Financial Literacy: Why It’s Not Enough

In the last 15 to 20 years, dozens of states have recognized the importance of financial literacy. This is because the financial landscape has become increasingly complex, and the speed of that complexity has only grown as technology shifts the financial industry. When you begin to count the number of financial apps just in the investing and budgeting category over the past few years you can clearly see how quickly things can change. 

One example of this was the investing app Robinhood. When the company was founded back in 2013 it became a hit with investors because they offered fractional shares and $0 commissions. Fast forward to 2020 and Robinhood has forced major players like Fidelity, TD Ameritrade and Charles Schwab to bring their commissions to zero as well.

Technology has also transformed the world of sending and receiving payments. Apps like Zelle, Venmo and CashApp have emerged as a simple and easy way to send money and pay for goods. We also cannot discuss the increasing complexity of finance without talking about cryptocurrencies and while Bitcoin was the most popular, there are more than 1,000 different cryptocurrencies in existence. 

Managing Your Money is Increasingly Complex

Comparatively speaking, managing your money before 2000 was relatively simple. In 1998, 59% of Fortune 500 companies offered a pension. By 2019 that number dropped to just 16% as employers moved more in favor of the 401(k).

This shifted the burden of financial planning to the employee and raised the need for financial literacy and states took notice. In 2015 only five states required financial literacy for high school students according to MarketWatch. Today 21 states require financial literacy for high school students to graduate.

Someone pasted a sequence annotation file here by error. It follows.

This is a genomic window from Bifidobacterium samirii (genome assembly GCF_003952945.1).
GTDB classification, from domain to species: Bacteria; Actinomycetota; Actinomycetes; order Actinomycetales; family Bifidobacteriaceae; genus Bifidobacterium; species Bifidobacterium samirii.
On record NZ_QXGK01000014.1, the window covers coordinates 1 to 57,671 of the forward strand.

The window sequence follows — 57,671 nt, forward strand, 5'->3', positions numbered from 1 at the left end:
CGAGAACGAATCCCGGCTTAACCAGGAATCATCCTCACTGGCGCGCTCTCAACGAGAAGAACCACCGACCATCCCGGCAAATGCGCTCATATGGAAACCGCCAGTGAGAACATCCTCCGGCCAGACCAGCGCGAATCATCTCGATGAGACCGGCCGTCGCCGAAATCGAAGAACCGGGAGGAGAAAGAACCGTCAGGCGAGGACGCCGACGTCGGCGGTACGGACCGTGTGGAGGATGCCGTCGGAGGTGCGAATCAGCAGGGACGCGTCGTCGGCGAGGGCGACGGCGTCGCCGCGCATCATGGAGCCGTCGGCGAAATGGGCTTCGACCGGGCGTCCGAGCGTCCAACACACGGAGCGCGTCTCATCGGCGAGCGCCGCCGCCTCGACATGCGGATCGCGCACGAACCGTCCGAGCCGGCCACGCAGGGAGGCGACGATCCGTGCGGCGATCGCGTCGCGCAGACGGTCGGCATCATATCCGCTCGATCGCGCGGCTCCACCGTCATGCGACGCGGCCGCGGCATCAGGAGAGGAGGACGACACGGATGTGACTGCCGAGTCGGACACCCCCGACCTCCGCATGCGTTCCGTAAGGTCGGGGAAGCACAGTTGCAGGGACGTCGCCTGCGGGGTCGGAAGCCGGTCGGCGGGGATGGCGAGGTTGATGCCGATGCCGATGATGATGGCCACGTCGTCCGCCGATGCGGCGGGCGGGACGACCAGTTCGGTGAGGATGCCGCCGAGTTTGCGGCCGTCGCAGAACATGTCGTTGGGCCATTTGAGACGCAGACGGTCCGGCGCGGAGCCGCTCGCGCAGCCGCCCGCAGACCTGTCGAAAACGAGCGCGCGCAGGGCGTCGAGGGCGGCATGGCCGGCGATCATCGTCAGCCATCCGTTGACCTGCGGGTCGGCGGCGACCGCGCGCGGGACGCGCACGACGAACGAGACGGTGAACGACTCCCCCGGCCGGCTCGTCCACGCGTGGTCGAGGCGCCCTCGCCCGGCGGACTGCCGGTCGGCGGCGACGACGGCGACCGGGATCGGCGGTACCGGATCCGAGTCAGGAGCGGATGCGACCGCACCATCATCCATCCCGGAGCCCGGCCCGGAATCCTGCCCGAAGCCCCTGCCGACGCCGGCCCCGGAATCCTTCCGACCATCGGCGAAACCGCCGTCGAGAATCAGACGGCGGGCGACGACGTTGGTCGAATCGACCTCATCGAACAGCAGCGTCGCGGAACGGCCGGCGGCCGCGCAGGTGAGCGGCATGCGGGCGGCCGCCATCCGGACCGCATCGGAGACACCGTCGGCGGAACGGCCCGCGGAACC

Despite these requirements, most Americans still fail simple personal finance quizzes each year. For example, in 2017 CNBC reported that 94% of Americans failed an 11 question financial literacy quiz. It isn’t difficult to see how that lack of financial literacy can have a real impact. 

  • 45% of Americans have no money saved for retirement 
  • 40% of Americans cannot cover a $1,000 emergency expense  
  • $466 billion in credit card debt is carried from one month to the next 

In total, this lack of financial literacy cost $307 billion each year. In theory, one would conclude that high-quality access to financial literacy would drastically improve these statistics. This argument can be summed up as, “If you know better, you do better.” Evidence, however, does not prove that.  

The problem is that financial literacy alone will not solve the problem. 

Most Financial Literacy Programs aren’t Targeted to the Right Audience

A number of studies have been published in the last few years suggesting that experiential and just-in-time education efforts are more impactful. This is because common financial literacy topics like mortgage loans and income taxes aren’t applicable to students now or in the next 10 years in some cases.

In New Jersey, for instance, students are required to know how to, “compare and contrast the advantages and disadvantages of various mortgages.” However, the average first-time homeowner is 31. This means that the average 17- or 18-year-old is learning something that they may not use for another 13 years — and over that 13 years, the financial landscape is likely to evolve dramatically during that time.